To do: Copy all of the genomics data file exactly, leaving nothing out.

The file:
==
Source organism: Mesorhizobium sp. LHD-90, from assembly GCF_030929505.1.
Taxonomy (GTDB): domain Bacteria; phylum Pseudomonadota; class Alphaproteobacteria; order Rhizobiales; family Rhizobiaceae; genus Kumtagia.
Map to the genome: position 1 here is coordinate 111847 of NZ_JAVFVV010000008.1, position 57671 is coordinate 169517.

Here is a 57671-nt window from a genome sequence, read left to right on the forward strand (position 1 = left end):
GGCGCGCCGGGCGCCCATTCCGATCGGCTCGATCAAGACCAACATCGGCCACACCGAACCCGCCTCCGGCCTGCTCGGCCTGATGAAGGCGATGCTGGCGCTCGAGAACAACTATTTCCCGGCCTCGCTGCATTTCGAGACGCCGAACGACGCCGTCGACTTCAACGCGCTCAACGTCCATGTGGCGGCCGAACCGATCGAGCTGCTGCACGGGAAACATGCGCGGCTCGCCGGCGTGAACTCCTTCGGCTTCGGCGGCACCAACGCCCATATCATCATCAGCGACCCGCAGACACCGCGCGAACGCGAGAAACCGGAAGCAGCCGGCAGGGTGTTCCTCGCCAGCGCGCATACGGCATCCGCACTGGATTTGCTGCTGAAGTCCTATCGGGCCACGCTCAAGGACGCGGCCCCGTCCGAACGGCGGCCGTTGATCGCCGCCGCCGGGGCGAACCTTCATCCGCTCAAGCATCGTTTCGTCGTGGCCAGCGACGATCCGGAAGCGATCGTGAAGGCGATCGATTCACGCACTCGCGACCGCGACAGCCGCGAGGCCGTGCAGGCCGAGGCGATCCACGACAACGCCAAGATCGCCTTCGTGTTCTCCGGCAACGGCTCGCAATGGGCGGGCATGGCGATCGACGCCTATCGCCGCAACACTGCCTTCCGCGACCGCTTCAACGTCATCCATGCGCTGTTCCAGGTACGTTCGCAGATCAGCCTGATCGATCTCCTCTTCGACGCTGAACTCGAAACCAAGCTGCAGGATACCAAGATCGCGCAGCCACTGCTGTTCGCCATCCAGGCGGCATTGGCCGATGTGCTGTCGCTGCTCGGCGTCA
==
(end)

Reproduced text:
Source organism: Mesorhizobium sp. LHD-90, from assembly GCF_030929505.1.
Taxonomy (GTDB): domain Bacteria; phylum Pseudomonadota; class Alphaproteobacteria; order Rhizobiales; family Rhizobiaceae; genus Kumtagia.
Map to the genome: position 1 here is coordinate 111847 of NZ_JAVFVV010000008.1, position 57671 is coordinate 169517.

Here is a 57671-nt window from a genome sequence, read left to right on the forward strand (position 1 = left end):
GGCGCGCCGGGCGCCCATTCCGATCGGCTCGATCAAGACCAACATCGGCCACACCGAACCCGCCTCCGGCCTGCTCGGCCTGATGAAGGCGATGCTGGCGCTCGAGAACAACTATTTCCCGGCCTCGCTGCATTTCGAGACGCCGAACGACGCCGTCGACTTCAACGCGCTCAACGTCCATGTGGCGGCCGAACCGATCGAGCTGCTGCACGGGAAACATGCGCGGCTCGCCGGCGTGAACTCCTTCGGCTTCGGCGGCACCAACGCCCATATCATCATCAGCGACCCGCAGACACCGCGCGAACGCGAGAAACCGGAAGCAGCCGGCAGGGTGTTCCTCGCCAGCGCGCATACGGCATCCGCACTGGATTTGCTGCTGAAGTCCTATCGGGCCACGCTCAAGGACGCGGCCCCGTCCGAACGGCGGCCGTTGATCGCCGCCGCCGGGGCGAACCTTCATCCGCTCAAGCATCGTTTCGTCGTGGCCAGCGACGATCCGGAAGCGATCGTGAAGGCGATCGATTCACGCACTCGCGACCGCGACAGCCGCGAGGCCGTGCAGGCCGAGGCGATCCACGACAACGCCAAGATCGCCTTCGTGTTCTCCGGCAACGGCTCGCAATGGGCGGGCATGGCGATCGACGCCTATCGCCGCAACACTGCCTTCCGCGACCGCTTCAACGTCATCCATGCGCTGTTCCAGGTACGTTCGCAGATCAGCCTGATCGATCTCCTCTTCGACGCTGAACTCGAAACCAAGCTGCAGGATACCAAGATCGCGCAGCCACTGCTGTTCGCCATCCAGGCGGCATTGGCCGATGTGCTGTCGCTGCTCGGCGTCA